Pearl Harbor vet from Woodland returns home

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One of North Clark County’s servicemembers killed in action during the Pearl Harbor attack is finally back home after more than 80 years.

On Jan. 3, a group of family members and representatives of veterans groups gathered to bury Daryle Artley, who was a U.S. Navy quartermaster second class, next to his parents at Park Hill Cemetery in Vancouver.

Artley was 21 when he was killed in the attack on Pearl Harbor. He was assigned to the USS Oklahoma and was one of 429 crewmen on the ship who died, stated a news release from the Defense POW/MIA Accounting Agency (DPAA).

He was initially buried at a cemetery in Hawaii until the DPAA was able to identify him. The confirmation of Artley’s identity was announced by the DPAA in September of 2019.

Artley served on the USS Oklahoma alongside his younger brother, Richard, and their friend, Francis Dick. Dick’s remains have also been identified through the DPAA. He was buried at the Fort Vancouver Military Cemetery in 2019.

Adam Dunn, Artley’s great nephew, recalls attending Dick’s ceremony. He said the two families have remained “extremely close” over the decades.

“We sat at that funeral and discussed how awesome it would be to find Daryle as well,” Dunn said.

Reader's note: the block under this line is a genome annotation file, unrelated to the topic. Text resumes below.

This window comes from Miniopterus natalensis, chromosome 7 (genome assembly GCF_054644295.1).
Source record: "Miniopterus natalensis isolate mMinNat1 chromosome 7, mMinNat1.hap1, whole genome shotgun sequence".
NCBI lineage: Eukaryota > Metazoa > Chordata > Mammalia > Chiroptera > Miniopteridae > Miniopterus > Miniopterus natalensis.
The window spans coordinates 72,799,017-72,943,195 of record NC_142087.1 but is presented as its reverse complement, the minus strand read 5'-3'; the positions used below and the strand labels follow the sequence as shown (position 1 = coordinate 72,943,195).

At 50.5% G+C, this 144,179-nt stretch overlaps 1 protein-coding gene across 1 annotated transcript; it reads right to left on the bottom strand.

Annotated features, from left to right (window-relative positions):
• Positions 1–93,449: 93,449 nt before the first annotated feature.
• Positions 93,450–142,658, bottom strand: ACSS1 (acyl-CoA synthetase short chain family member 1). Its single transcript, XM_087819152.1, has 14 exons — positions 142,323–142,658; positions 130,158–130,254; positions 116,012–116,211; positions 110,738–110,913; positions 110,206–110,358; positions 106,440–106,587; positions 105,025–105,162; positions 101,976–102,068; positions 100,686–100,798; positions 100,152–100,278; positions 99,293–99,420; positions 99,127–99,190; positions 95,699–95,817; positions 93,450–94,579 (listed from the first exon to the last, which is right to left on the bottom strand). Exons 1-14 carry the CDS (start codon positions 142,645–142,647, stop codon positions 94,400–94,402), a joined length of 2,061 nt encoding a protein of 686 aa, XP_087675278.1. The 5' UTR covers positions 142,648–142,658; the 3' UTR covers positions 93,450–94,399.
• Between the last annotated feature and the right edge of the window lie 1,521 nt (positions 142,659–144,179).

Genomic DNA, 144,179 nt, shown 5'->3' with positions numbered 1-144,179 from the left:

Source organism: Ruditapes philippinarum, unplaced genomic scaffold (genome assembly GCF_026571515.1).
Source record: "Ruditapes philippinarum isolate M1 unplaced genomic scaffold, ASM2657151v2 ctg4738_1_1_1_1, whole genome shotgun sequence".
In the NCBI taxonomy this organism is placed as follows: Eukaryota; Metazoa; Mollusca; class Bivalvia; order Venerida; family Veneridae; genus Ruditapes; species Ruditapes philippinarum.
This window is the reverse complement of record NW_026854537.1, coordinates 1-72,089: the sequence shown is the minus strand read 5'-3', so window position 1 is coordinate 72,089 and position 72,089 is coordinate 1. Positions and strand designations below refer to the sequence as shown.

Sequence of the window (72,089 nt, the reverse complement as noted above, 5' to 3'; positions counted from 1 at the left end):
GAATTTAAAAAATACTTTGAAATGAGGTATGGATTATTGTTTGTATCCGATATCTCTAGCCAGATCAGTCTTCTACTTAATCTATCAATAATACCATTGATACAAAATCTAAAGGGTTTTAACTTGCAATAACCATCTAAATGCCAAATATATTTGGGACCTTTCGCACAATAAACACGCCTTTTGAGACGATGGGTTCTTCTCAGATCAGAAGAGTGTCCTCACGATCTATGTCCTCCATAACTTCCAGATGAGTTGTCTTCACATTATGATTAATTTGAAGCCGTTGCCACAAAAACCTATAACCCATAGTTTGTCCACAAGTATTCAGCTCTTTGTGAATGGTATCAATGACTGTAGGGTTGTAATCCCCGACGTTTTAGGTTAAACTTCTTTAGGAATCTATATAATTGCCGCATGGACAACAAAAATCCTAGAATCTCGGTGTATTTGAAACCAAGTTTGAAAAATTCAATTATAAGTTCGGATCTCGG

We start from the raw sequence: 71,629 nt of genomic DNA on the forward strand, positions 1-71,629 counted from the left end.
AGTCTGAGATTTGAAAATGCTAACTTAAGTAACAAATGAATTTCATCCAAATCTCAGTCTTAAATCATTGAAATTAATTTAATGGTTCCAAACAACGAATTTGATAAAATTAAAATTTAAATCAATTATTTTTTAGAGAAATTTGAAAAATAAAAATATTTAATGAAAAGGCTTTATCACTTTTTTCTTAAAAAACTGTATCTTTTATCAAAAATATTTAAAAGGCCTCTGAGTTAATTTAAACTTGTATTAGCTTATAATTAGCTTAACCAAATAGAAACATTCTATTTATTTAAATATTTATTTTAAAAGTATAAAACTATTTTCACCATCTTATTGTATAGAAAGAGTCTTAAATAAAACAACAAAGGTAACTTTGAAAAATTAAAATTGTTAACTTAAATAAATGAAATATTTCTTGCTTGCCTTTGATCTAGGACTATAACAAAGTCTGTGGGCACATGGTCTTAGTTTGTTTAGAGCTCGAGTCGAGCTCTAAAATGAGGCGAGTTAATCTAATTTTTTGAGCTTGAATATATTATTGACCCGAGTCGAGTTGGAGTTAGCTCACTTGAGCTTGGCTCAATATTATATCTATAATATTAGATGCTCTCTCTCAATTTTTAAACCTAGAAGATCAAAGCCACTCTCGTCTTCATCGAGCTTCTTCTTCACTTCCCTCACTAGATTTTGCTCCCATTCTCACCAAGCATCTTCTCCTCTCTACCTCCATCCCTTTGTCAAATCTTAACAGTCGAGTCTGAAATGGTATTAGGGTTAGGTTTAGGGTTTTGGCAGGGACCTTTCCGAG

Though Dunn didn’t know Artley personally, he recalled stories from family members who painted a picture of a young man who could do many things. He played multiple sports and music in high school and was a capable dancer.

“The man was extremely talented,” Dunn said. “He did everything.”

Dunn said Artley was initially scheduled for burial in May of 2020, but the COVID-19 pandemic postponed those plans. He recalled how Artley’s mother was impacted by the loss of her son.

“It tortured her. One, to lose a son, there’s probably nothing worse, unless it’s to lose a son and not being able to bring him home,” Dunn said. “It was really a relief for all of us to be able to bury him right next to her.”

Outside of the closure for the family, Dunn noted he’s been contacted by area residents who knew about his great-uncle. Dunn said he has also heard stories about Artley from their older relatives.

Artley’s body was transported to Portland International Airport the prior Friday. Dunn said multiple agencies ensured Artley’s return to Clark County was a dignified process that welcomed the late servicemember home. 

“As a family member, it was awesome to have him home,” Dunn said. “But the bigger picture for me was the respect and honor that so many people showed.”

Dunn, who is a veteran, said the ceremony reminded him of the honor given to those in the military by the community at large.

“Sometimes you can forget that there’s still a lot of people out there who respect the people who serve and make a sacrifice for our freedoms,” Dunn said.

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